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Radiohead’s name-your-price download strategy, in which the band offered its latest album, “In Rainbows,” to consumers for whatever price they chose, has been the talk of the music world for months.


Now at least one major artist is following closely in the U.K. band’s ground-breaking footsteps. On Sunday, Nine Inch Nails mastermind Trent Reznor announced on his Web site, nin.com, that he was immediately making available a new four-part album, “Ghosts I-IV,” containing 36 instrumental tracks spanning nearly two hours. The music was made available in five configurations at five price levels, ranging from free (for downloads of nine songs) to $300 (for a box set that includes two CDs, a DVD, an optical disc containing a slide show, and four vinyl albums).


Business was brisk. By Monday, Reznor had posted an announcement asking fans to be patient after the high volume of downloads crashed his Web site.


“We quietly released this album last night without any warning, and without any press,” Reznor wrote Monday. “Because we know how devoted our fans are, we planned for an overwhelming response, and expected heavy traffic. To our surprise, the traffic was more than three times what we anticipated, and has only been getting heavier throughout the day. The response has been absolutely phenomenal, and we couldn’t be happier, but our servers have taken a beating, causing numerous problems with the download site.”


Reznor also made the tracks available through various rogue file-sharing sites, including piratebay.org, and amazon.com. He has attached no digital-rights restrictions to the music and is encouraging listeners to share and remix it as extensively as possible.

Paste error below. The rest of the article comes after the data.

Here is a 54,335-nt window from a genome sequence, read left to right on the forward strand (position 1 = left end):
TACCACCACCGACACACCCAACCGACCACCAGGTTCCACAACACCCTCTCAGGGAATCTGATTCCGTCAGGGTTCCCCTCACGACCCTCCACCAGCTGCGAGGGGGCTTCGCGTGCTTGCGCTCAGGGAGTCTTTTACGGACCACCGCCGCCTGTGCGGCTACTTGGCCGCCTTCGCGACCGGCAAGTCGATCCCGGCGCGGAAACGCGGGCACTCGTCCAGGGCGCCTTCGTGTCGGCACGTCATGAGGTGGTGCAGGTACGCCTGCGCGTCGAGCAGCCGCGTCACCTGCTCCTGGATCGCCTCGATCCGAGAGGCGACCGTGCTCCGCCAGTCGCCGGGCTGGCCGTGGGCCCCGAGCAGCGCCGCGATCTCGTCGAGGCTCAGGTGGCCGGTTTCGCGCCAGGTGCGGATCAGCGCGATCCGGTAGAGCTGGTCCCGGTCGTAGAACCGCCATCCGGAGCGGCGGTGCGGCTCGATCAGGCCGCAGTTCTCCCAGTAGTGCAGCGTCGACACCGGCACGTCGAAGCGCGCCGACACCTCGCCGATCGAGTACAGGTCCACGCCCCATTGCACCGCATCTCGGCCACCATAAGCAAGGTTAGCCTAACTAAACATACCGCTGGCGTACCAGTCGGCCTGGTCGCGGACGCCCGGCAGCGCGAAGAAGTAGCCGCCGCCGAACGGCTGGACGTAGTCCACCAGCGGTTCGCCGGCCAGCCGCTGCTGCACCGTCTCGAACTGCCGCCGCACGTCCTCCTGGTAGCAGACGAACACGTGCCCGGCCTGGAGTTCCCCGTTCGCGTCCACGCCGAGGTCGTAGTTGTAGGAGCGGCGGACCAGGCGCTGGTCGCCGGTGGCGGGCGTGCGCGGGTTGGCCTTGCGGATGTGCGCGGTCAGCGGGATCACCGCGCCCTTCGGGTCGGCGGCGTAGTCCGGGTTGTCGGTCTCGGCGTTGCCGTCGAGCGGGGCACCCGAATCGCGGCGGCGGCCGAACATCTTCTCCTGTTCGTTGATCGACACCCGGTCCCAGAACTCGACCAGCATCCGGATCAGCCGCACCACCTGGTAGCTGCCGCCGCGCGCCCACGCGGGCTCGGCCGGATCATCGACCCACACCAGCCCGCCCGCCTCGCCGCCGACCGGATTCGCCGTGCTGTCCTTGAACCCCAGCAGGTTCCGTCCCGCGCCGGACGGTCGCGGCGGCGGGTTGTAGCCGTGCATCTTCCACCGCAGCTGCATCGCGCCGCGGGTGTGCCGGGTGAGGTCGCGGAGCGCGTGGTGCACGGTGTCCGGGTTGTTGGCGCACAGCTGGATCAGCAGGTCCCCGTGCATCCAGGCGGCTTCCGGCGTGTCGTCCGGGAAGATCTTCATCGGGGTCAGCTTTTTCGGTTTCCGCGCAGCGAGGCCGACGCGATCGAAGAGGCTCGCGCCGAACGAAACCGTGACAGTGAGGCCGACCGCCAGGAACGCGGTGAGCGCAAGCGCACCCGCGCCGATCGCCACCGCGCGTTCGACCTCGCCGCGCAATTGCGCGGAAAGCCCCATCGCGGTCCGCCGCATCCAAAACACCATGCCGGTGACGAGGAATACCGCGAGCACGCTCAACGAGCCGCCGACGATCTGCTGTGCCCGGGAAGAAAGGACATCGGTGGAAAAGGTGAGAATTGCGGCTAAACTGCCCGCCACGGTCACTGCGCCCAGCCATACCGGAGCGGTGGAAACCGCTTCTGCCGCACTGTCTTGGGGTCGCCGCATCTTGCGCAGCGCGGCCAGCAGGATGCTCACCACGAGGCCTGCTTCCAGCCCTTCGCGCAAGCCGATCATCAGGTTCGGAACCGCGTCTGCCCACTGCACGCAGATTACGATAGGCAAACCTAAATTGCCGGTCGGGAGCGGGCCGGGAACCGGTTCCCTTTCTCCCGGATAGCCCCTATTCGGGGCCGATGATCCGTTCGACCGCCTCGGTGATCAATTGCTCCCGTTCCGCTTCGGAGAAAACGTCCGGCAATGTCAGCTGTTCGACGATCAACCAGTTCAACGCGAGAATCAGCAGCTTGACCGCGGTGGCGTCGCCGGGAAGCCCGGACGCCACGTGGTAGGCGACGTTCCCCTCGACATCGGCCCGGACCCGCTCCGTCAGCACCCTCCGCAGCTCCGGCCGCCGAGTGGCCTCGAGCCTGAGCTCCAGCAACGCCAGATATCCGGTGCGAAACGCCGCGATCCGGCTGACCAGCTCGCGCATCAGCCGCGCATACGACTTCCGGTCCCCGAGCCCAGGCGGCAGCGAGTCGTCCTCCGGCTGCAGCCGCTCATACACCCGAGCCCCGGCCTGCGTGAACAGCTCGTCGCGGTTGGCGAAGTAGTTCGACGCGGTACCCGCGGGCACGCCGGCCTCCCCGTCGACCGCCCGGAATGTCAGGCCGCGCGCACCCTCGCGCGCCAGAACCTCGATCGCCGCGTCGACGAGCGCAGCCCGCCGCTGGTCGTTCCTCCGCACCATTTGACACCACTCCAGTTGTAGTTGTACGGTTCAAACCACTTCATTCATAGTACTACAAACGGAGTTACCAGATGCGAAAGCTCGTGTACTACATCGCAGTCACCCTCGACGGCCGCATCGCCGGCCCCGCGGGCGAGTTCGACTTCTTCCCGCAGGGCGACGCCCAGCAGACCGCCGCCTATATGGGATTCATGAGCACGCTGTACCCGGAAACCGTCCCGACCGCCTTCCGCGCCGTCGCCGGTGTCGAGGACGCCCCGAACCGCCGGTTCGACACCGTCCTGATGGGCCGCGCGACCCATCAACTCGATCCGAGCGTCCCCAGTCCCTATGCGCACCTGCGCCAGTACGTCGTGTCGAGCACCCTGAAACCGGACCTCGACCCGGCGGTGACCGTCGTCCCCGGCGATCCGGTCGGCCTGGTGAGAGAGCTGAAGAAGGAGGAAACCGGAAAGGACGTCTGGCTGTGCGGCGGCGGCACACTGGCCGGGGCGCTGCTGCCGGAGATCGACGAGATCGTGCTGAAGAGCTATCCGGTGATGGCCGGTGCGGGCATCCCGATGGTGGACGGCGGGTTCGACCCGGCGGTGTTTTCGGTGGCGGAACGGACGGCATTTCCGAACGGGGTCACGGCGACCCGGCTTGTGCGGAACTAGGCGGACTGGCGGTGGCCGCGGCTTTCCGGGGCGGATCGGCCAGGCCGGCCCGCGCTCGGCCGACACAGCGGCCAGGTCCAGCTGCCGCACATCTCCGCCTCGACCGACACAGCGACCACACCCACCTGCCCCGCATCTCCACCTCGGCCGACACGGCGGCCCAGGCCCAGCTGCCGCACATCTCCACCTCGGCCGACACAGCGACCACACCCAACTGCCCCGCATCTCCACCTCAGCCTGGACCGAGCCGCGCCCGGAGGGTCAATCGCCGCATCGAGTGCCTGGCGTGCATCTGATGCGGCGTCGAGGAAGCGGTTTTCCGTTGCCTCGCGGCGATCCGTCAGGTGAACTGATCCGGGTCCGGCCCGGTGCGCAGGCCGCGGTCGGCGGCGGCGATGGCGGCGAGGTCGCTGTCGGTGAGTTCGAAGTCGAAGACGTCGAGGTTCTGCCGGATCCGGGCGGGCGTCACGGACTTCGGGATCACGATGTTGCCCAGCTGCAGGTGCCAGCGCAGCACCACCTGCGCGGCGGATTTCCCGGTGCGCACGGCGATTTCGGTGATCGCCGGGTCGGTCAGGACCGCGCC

The artist, who has sold millions of albums since debuting in 1989, found himself a free agent last year after fulfilling his deal with Interscope Records. He has accused the major record labels of price gouging and last year urged consumers to steal his final Interscope album, “Year Zero,” because it was overpriced.


“Ghosts I-IV” showed up without advance notice or any kind of marketing campaign. It resulted from a 10-week recording session, which included collaborators such as producer-mixer Alan Moulder and guitarist Adrian Belew.


“We began improvising and let the music decide the direction,” Reznor wrote on his Web site in announcing the release. “Eyes were closed, hands played instruments and it began. Within a matter of days it became clear we were on to something, and a lot of material began appearing. What we thought could be a five song EP became much more.”


The music ranges from contemplative piano-based nocturnes to percussive assaults. The tracks are divided into four sections without individual song titles. As usual with Nine Inch Nails, it’s all but impossible to identify individual instruments because the sounds are so heavily processed. A marimba-like instrument surfaces on several tracks, and guitars figure prominently in others. But for the most part, Reznor conjures swirling, gray-sky collages out of distorted rhythms and keyboards. He channels the sheet-metal percussion of Einsturzende Neubauten on Track 19, cool “Blade Runner” synthesizers on Track 24, and the sound of someone hammering in the apartment next door on Track 15.


Such an extravagantly esoteric release would’ve been unimaginable in the major-label system. It’s a lot of music to absorb, and only committed fans will really need to hear all of it. But that’s the beauty of an Internet-focused released with a five-tier pricing system. It allows listeners to determine their level of commitment at a price of their choosing. Like Radiohead, Reznor has used his newfound freedom to empower his fans.

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